Guy uses pictures of dead soldier to seduce women on Facebook

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When Dick Whitman stole a deceased soldier's identity, he at least had the blessing of Don Draper's survivors. The Facebook fraud who cribbed memorial photos of Sgt. Roberto Sanchez, whom the New York Post calls "a strikingly handsome twenty-four-year-old US Army Ranger killed in combat in Afghanistan in 2009 after five tours of duty," to use as his own Facebook photos had nobody's blessings.

Dylan Sorvino is the name attached to the profile that used Sanchez's pictures to pick up women in the strangest way:

He wooed them into cyber-affairs with fabricated tales of glory, victims said. After months of romancing, he would write of his impending departure from the war zone — and make plans to meet them upon his return. He would never show.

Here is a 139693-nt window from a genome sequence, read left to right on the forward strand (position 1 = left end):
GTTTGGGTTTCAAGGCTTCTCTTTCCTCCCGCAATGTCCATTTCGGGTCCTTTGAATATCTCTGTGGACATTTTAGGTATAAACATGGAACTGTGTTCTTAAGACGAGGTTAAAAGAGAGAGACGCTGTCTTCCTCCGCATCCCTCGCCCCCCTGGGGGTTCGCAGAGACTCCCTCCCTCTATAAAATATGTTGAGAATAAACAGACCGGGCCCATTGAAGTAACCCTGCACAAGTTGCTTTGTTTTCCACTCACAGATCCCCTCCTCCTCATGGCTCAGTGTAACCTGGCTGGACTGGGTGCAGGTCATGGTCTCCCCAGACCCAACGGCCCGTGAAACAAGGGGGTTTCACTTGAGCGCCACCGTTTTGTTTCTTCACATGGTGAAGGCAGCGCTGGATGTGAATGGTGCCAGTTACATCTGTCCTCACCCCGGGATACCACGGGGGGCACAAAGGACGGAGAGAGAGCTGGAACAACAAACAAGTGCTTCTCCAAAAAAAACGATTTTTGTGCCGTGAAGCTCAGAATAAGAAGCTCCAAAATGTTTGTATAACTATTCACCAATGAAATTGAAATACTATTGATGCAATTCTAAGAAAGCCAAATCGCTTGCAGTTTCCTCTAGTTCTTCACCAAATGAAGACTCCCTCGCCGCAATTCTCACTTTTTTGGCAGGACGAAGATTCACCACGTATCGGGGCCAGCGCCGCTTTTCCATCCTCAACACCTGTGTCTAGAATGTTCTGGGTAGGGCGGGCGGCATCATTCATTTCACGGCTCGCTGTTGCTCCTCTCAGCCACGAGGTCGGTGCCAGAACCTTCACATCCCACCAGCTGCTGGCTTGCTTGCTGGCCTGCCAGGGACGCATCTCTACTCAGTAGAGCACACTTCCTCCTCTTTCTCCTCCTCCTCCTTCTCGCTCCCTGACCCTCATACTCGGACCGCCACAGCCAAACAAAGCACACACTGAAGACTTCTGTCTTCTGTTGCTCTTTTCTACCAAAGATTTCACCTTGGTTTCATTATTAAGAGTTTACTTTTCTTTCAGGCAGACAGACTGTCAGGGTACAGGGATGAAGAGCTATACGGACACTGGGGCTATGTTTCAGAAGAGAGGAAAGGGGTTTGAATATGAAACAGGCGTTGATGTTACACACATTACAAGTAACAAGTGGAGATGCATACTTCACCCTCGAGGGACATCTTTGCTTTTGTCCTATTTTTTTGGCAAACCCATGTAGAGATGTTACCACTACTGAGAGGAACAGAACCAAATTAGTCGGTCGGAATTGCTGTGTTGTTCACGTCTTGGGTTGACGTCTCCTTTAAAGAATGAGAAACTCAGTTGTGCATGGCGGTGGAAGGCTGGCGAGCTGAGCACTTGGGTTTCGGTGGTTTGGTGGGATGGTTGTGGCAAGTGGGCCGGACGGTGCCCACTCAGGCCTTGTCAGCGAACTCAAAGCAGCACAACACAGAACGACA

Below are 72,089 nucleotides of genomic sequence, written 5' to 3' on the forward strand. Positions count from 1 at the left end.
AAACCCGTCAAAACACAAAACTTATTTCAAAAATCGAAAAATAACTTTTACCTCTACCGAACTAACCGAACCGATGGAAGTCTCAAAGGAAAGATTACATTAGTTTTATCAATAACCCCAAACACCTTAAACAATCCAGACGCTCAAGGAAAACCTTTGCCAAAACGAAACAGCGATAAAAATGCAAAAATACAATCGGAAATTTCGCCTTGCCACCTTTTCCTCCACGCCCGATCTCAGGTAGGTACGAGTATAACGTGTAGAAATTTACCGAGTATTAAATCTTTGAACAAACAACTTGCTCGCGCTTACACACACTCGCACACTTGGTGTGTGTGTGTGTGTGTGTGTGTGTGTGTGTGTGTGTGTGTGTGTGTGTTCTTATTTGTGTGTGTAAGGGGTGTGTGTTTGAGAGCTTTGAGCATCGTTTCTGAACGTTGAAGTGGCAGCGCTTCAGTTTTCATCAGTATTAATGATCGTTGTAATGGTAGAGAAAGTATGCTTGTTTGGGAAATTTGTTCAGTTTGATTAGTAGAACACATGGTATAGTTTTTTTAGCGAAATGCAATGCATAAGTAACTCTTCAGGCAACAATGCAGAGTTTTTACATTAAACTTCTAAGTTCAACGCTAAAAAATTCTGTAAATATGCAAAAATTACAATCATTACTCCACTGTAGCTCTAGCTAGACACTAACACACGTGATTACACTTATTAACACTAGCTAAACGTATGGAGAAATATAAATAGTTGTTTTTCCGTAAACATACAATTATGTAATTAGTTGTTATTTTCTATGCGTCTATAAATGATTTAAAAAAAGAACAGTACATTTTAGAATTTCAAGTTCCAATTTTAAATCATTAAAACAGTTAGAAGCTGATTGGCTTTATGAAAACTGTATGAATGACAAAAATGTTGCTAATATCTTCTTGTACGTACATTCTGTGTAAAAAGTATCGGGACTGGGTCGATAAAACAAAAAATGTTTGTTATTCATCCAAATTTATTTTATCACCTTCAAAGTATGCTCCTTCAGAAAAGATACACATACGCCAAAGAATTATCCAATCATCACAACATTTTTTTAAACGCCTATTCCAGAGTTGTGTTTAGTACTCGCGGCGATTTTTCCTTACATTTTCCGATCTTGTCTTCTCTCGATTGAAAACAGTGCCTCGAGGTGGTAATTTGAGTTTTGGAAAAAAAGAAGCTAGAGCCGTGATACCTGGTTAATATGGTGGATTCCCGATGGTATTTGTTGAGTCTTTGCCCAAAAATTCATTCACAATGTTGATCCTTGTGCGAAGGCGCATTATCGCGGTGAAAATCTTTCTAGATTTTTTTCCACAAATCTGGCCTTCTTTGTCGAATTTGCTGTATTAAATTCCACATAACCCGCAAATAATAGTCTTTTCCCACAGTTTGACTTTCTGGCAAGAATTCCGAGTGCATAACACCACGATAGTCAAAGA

"Tomorrow night is my crew's last Iraqi patrol and we start packing up," Sorvino wrote in an Oct. 11 e-mail to Carolyn Hinz, 37, a Minnesota divorcee. "I've been warned by command not to discuss my departure due to national security so we have to keep this talk to a minimum. I certainly wasn't prepared for you, you're [sic] gorgeous smile, your wit and you're [sic] ability to make me miss someone I've never met. How ironic, I had to travel 8,000 miles, go to war to meet this girl."
Hinz fell hard.
"I was a sucker for a cute face," she said. "It was a very cute face. Too bad it was someone else's face. He had all these plans of getting dinner, going to the movies, going dancing," she remembered. "I was really excited. The guy was good — he blew my mind."

That's just one of the many women he(?) got to fall for him(?). "Furious comrades" of Sanchez eventually contacted "Sorvino" through the Facebook profile, which was then promptly deleted. This person should be writing memoirs or something. Until the inevitable book deal comes along, you can read more on this story here.